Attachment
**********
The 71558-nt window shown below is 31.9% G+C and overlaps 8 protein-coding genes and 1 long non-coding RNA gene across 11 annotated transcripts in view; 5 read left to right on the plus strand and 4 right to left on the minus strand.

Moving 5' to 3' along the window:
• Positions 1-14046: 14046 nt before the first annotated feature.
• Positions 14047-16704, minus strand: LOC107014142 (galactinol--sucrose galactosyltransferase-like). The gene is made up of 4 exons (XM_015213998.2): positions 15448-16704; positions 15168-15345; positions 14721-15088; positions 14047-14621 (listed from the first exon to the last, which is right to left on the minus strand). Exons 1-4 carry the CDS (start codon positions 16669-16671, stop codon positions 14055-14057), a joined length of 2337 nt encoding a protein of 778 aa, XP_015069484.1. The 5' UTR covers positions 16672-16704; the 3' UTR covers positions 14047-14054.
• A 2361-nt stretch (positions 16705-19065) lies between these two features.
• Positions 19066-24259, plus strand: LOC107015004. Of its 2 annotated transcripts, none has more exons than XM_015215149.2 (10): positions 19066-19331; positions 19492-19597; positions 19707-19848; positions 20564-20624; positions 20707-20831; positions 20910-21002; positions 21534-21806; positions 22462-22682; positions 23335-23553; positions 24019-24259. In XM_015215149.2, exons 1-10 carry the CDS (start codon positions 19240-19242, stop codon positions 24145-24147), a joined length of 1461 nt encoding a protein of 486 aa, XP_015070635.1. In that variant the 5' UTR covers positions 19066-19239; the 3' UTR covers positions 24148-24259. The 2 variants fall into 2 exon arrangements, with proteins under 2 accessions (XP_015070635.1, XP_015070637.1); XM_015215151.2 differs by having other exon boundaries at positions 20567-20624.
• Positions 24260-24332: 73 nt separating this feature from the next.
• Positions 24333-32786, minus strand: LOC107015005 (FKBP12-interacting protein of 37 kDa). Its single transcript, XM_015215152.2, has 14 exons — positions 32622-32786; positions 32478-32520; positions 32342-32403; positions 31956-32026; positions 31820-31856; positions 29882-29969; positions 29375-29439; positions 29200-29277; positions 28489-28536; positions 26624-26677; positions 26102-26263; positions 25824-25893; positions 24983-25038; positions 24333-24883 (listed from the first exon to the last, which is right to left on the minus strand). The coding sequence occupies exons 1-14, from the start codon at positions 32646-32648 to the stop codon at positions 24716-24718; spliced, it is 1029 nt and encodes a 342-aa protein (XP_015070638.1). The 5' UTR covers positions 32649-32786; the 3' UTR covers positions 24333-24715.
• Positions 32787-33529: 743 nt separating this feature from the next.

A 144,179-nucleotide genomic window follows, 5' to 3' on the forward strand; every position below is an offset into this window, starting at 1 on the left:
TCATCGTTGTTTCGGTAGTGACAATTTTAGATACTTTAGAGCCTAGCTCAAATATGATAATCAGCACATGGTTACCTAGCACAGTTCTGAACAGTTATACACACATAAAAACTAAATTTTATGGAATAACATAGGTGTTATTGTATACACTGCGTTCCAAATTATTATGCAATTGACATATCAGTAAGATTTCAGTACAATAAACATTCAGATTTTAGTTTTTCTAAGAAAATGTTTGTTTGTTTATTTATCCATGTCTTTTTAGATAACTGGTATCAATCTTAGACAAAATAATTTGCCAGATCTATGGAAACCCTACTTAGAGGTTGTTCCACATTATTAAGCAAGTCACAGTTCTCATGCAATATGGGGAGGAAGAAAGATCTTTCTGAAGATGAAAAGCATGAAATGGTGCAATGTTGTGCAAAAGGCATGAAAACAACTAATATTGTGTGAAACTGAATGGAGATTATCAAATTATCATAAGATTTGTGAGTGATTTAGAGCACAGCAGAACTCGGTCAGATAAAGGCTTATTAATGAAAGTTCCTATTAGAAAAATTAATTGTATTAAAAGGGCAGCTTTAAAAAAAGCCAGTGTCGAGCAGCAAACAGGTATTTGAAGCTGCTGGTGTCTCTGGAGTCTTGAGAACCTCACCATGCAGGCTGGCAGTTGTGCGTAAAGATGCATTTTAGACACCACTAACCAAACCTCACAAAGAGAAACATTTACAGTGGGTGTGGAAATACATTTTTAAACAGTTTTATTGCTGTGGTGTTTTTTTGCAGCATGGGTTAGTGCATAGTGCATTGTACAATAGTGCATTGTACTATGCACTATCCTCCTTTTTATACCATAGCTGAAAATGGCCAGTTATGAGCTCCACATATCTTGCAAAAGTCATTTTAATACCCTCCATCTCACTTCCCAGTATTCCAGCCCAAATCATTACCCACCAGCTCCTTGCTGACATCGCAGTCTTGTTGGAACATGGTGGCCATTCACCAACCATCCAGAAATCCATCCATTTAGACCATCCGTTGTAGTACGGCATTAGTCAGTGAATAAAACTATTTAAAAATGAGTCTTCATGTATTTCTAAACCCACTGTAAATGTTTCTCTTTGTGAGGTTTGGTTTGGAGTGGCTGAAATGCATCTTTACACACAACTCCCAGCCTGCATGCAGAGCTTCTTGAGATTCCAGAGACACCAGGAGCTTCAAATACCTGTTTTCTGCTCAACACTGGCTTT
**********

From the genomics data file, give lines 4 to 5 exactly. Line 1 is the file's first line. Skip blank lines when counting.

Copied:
• Positions 14047-16704, minus strand: LOC107014142 (galactinol--sucrose galactosyltransferase-like). The gene is made up of 4 exons (XM_015213998.2): positions 15448-16704; positions 15168-15345; positions 14721-15088; positions 14047-14621 (listed from the first exon to the last, which is right to left on the minus strand). Exons 1-4 carry the CDS (start codon positions 16669-16671, stop codon positions 14055-14057), a joined length of 2337 nt encoding a protein of 778 aa, XP_015069484.1. The 5' UTR covers positions 16672-16704; the 3' UTR covers positions 14047-14054.
• A 2361-nt stretch (positions 16705-19065) lies between these two features.